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US declines to take sides in heated Saudi, Canadian fight over human rights

 

The U.S. is declining to take sides between Saudi Arabia and Canada after the Middle Eastern nation’s extraordinary reaction to Canada’s condemnation of the arrest of a Saudi Arabian human rights activist.

Saudi officials reacted with fury to the criticism: expelling Canada’s ambassador and withdrawing their own ambassador from Canada, suspending flights from Saudi Arabia to Canada, halting all new Saudi business and investments in Canada, and issuing what to many Canadians appeared to be a veiled threat of terrorist violence.

To critics, the diplomatic dispute over freedom of speech and human rights has underscored how the U.S. at times stays quiet on human rights issues in certain friendly countries.

State Department spokesperson Heather Nauert said Tuesday that the U.S. raises such issues privately with Saudi Arabia — and that it is up to the Saudis and Canadians to work this out, but she declined to condemn the activist’s arrest.

The activist is Samar Badawi, a noted women’s rights advocate who was honored as an International Women of Courage Award Winner by the U.S. State Department in 2012.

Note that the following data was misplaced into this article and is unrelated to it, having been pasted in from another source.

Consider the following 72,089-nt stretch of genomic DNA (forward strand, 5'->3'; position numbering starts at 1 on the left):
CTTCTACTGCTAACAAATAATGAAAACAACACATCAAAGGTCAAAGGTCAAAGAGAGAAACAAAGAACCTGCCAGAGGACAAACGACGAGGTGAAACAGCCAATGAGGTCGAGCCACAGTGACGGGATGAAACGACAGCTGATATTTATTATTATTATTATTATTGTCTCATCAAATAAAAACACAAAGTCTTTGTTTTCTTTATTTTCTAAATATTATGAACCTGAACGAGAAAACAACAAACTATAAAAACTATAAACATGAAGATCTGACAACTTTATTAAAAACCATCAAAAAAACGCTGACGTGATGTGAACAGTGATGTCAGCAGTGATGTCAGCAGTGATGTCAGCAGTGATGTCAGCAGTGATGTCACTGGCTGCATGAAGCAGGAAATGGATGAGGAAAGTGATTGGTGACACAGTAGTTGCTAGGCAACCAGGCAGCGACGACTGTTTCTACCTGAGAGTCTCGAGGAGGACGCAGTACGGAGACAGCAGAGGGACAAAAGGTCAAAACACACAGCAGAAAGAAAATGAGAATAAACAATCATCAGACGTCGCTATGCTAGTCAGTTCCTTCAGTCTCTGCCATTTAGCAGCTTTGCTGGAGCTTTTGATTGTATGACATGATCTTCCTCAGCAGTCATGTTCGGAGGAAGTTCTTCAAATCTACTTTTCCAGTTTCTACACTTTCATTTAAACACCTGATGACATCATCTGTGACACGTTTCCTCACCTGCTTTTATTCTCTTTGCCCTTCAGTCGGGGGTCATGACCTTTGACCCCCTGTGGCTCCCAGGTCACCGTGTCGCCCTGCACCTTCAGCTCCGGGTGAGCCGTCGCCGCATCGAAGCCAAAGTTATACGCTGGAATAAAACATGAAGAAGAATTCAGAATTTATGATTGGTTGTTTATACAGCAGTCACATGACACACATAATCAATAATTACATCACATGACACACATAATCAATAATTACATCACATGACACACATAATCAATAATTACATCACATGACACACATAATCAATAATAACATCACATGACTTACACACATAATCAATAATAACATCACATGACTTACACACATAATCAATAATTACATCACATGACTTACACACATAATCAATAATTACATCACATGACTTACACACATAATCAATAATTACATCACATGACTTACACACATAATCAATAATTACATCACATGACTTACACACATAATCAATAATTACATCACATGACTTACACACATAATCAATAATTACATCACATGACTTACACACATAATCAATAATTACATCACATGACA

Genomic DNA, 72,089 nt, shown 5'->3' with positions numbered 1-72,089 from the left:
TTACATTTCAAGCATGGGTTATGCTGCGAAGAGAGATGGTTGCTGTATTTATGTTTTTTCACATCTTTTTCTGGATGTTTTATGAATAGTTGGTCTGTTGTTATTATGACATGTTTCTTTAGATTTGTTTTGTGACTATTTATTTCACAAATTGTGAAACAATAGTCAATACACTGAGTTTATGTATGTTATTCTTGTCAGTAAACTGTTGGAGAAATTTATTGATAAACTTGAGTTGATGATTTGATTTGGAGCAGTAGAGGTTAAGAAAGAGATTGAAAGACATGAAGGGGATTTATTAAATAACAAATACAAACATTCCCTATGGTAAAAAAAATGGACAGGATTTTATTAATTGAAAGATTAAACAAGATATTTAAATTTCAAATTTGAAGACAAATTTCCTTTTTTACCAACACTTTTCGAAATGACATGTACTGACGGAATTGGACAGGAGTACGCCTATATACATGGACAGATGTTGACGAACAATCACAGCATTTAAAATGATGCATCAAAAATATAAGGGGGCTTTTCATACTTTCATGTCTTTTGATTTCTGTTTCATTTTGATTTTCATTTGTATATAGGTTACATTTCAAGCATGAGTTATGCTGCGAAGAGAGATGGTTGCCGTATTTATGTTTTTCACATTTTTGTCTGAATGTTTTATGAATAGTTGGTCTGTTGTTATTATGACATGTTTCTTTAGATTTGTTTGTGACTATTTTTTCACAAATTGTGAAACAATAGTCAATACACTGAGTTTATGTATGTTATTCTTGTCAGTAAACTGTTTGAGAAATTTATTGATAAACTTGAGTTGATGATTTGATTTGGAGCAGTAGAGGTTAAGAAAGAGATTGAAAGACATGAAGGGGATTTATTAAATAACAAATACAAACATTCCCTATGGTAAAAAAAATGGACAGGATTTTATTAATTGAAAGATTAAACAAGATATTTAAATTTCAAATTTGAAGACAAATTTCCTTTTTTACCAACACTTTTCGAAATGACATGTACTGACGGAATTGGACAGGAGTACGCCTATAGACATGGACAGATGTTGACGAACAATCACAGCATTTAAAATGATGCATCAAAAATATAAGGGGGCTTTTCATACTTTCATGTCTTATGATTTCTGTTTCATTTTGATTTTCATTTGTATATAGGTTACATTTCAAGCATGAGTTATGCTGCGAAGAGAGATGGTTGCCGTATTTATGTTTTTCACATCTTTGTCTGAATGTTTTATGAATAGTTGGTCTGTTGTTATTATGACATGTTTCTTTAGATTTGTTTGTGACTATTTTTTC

Badawi was the first woman to sue her father to block him from preventing her from marrying the man she wanted to, and the first woman to sue the government to demand the right to vote, according to the State Department.

She was arrested last week after years of punishment by Saudi authorities, including a 2014 travel ban and a 2016 arrest.

But she’s also one of as many as a dozen women arrested in recent months, even as the kingdom’s young Crown Prince Mohammad bin Salman has tried to improve the country’s image and taken steps to grant women more freedoms — including drivers’ licenses. Read more

Read also: Sen. Chris Murphy calls for more Silicon Valley censorship: ‘Survival of our democracy depends on it’

US declines to take sides in heated Saudi, Canadian fight over human rights